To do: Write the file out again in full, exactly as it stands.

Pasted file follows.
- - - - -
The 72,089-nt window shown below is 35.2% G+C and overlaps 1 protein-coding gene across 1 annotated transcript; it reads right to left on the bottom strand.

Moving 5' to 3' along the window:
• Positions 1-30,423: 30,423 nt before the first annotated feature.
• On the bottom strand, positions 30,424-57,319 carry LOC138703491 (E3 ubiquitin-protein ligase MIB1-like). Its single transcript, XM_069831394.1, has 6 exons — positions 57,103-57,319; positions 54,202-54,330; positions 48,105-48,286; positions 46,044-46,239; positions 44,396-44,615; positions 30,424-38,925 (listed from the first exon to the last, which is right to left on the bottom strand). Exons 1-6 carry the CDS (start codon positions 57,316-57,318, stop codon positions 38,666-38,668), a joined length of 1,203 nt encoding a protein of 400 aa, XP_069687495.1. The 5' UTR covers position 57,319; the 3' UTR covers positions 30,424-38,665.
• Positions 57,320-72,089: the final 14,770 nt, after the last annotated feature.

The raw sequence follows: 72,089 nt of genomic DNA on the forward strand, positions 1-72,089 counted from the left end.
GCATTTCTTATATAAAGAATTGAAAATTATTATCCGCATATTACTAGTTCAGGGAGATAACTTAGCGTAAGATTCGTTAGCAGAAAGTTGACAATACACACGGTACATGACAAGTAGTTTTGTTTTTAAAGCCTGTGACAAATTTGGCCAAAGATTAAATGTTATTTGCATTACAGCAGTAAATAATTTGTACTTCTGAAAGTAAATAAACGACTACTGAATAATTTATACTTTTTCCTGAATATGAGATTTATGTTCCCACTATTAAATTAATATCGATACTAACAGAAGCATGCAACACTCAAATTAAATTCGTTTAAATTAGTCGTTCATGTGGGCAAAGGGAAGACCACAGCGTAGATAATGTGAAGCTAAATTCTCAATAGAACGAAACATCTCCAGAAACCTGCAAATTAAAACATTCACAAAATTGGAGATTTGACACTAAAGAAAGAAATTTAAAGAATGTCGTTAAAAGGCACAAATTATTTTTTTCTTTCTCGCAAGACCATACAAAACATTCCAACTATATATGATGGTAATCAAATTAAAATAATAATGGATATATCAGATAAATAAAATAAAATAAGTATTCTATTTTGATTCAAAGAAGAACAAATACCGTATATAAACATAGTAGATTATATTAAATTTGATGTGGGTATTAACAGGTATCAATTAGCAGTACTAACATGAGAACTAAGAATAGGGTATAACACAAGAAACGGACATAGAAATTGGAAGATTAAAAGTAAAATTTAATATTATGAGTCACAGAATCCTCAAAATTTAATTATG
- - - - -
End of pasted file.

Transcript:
The 72,089-nt window shown below is 35.2% G+C and overlaps 1 protein-coding gene across 1 annotated transcript; it reads right to left on the bottom strand.

Moving 5' to 3' along the window:
• Positions 1-30,423: 30,423 nt before the first annotated feature.
• On the bottom strand, positions 30,424-57,319 carry LOC138703491 (E3 ubiquitin-protein ligase MIB1-like). Its single transcript, XM_069831394.1, has 6 exons — positions 57,103-57,319; positions 54,202-54,330; positions 48,105-48,286; positions 46,044-46,239; positions 44,396-44,615; positions 30,424-38,925 (listed from the first exon to the last, which is right to left on the bottom strand). Exons 1-6 carry the CDS (start codon positions 57,316-57,318, stop codon positions 38,666-38,668), a joined length of 1,203 nt encoding a protein of 400 aa, XP_069687495.1. The 5' UTR covers position 57,319; the 3' UTR covers positions 30,424-38,665.
• Positions 57,320-72,089: the final 14,770 nt, after the last annotated feature.

The raw sequence follows: 72,089 nt of genomic DNA on the forward strand, positions 1-72,089 counted from the left end.
GCATTTCTTATATAAAGAATTGAAAATTATTATCCGCATATTACTAGTTCAGGGAGATAACTTAGCGTAAGATTCGTTAGCAGAAAGTTGACAATACACACGGTACATGACAAGTAGTTTTGTTTTTAAAGCCTGTGACAAATTTGGCCAAAGATTAAATGTTATTTGCATTACAGCAGTAAATAATTTGTACTTCTGAAAGTAAATAAACGACTACTGAATAATTTATACTTTTTCCTGAATATGAGATTTATGTTCCCACTATTAAATTAATATCGATACTAACAGAAGCATGCAACACTCAAATTAAATTCGTTTAAATTAGTCGTTCATGTGGGCAAAGGGAAGACCACAGCGTAGATAATGTGAAGCTAAATTCTCAATAGAACGAAACATCTCCAGAAACCTGCAAATTAAAACATTCACAAAATTGGAGATTTGACACTAAAGAAAGAAATTTAAAGAATGTCGTTAAAAGGCACAAATTATTTTTTTCTTTCTCGCAAGACCATACAAAACATTCCAACTATATATGATGGTAATCAAATTAAAATAATAATGGATATATCAGATAAATAAAATAAAATAAGTATTCTATTTTGATTCAAAGAAGAACAAATACCGTATATAAACATAGTAGATTATATTAAATTTGATGTGGGTATTAACAGGTATCAATTAGCAGTACTAACATGAGAACTAAGAATAGGGTATAACACAAGAAACGGACATAGAAATTGGAAGATTAAAAGTAAAATTTAATATTATGAGTCACAGAATCCTCAAAATTTAATTATG